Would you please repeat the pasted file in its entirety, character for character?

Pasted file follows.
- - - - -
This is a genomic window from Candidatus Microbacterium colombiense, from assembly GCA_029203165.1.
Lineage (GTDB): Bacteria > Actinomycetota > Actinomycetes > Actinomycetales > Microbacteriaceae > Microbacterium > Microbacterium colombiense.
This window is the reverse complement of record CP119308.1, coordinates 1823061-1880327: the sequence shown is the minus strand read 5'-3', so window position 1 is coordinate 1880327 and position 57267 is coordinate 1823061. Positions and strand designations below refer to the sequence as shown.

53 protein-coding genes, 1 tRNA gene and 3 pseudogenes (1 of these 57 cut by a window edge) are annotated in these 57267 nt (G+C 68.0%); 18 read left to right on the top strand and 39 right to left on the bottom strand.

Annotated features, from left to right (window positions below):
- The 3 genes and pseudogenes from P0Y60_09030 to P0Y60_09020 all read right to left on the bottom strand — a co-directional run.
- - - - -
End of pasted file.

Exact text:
This is a genomic window from Candidatus Microbacterium colombiense, from assembly GCA_029203165.1.
Lineage (GTDB): Bacteria > Actinomycetota > Actinomycetes > Actinomycetales > Microbacteriaceae > Microbacterium > Microbacterium colombiense.
This window is the reverse complement of record CP119308.1, coordinates 1823061-1880327: the sequence shown is the minus strand read 5'-3', so window position 1 is coordinate 1880327 and position 57267 is coordinate 1823061. Positions and strand designations below refer to the sequence as shown.

53 protein-coding genes, 1 tRNA gene and 3 pseudogenes (1 of these 57 cut by a window edge) are annotated in these 57267 nt (G+C 68.0%); 18 read left to right on the top strand and 39 right to left on the bottom strand.

Annotated features, from left to right (window positions below):
- The 3 genes and pseudogenes from P0Y60_09030 to P0Y60_09020 all read right to left on the bottom strand — a co-directional run.